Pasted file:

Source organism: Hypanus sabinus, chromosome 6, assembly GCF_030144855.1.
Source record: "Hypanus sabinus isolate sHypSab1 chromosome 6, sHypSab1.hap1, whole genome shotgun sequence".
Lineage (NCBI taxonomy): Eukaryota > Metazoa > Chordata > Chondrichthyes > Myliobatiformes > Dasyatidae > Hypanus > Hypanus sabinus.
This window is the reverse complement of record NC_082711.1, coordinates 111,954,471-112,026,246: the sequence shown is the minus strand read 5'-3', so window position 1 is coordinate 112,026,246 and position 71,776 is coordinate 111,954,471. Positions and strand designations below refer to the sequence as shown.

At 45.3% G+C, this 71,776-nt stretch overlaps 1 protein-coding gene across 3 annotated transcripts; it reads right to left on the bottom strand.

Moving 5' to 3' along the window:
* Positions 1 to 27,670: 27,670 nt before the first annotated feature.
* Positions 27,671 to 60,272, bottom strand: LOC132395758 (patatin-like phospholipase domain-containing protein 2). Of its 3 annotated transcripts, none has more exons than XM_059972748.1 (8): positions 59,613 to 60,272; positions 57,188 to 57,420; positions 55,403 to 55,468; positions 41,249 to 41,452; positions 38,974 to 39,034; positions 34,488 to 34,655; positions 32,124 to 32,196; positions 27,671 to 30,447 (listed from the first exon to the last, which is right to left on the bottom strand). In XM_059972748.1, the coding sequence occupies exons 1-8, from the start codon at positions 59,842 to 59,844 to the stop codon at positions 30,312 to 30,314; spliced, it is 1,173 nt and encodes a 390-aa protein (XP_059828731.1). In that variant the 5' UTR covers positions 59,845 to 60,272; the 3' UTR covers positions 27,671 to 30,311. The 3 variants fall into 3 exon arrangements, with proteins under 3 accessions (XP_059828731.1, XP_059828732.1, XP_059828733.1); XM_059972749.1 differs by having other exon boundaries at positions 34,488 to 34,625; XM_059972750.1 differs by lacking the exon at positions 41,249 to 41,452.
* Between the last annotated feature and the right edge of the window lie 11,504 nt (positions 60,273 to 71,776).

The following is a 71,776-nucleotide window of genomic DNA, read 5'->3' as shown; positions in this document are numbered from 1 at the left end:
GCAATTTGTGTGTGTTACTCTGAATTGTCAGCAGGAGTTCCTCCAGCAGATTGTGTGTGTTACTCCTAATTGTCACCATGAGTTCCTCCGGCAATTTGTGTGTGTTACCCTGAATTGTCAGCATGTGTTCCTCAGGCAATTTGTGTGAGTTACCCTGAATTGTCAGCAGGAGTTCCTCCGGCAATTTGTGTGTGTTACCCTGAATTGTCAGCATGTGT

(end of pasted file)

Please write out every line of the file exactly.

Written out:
Source organism: Hypanus sabinus, chromosome 6, assembly GCF_030144855.1.
Source record: "Hypanus sabinus isolate sHypSab1 chromosome 6, sHypSab1.hap1, whole genome shotgun sequence".
Lineage (NCBI taxonomy): Eukaryota > Metazoa > Chordata > Chondrichthyes > Myliobatiformes > Dasyatidae > Hypanus > Hypanus sabinus.
This window is the reverse complement of record NC_082711.1, coordinates 111,954,471-112,026,246: the sequence shown is the minus strand read 5'-3', so window position 1 is coordinate 112,026,246 and position 71,776 is coordinate 111,954,471. Positions and strand designations below refer to the sequence as shown.

At 45.3% G+C, this 71,776-nt stretch overlaps 1 protein-coding gene across 3 annotated transcripts; it reads right to left on the bottom strand.

Moving 5' to 3' along the window:
* Positions 1 to 27,670: 27,670 nt before the first annotated feature.
* Positions 27,671 to 60,272, bottom strand: LOC132395758 (patatin-like phospholipase domain-containing protein 2). Of its 3 annotated transcripts, none has more exons than XM_059972748.1 (8): positions 59,613 to 60,272; positions 57,188 to 57,420; positions 55,403 to 55,468; positions 41,249 to 41,452; positions 38,974 to 39,034; positions 34,488 to 34,655; positions 32,124 to 32,196; positions 27,671 to 30,447 (listed from the first exon to the last, which is right to left on the bottom strand). In XM_059972748.1, the coding sequence occupies exons 1-8, from the start codon at positions 59,842 to 59,844 to the stop codon at positions 30,312 to 30,314; spliced, it is 1,173 nt and encodes a 390-aa protein (XP_059828731.1). In that variant the 5' UTR covers positions 59,845 to 60,272; the 3' UTR covers positions 27,671 to 30,311. The 3 variants fall into 3 exon arrangements, with proteins under 3 accessions (XP_059828731.1, XP_059828732.1, XP_059828733.1); XM_059972749.1 differs by having other exon boundaries at positions 34,488 to 34,625; XM_059972750.1 differs by lacking the exon at positions 41,249 to 41,452.
* Between the last annotated feature and the right edge of the window lie 11,504 nt (positions 60,273 to 71,776).

The following is a 71,776-nucleotide window of genomic DNA, read 5'->3' as shown; positions in this document are numbered from 1 at the left end:
GCAATTTGTGTGTGTTACTCTGAATTGTCAGCAGGAGTTCCTCCAGCAGATTGTGTGTGTTACTCCTAATTGTCACCATGAGTTCCTCCGGCAATTTGTGTGTGTTACCCTGAATTGTCAGCATGTGTTCCTCAGGCAATTTGTGTGAGTTACCCTGAATTGTCAGCAGGAGTTCCTCCGGCAATTTGTGTGTGTTACCCTGAATTGTCAGCATGTGT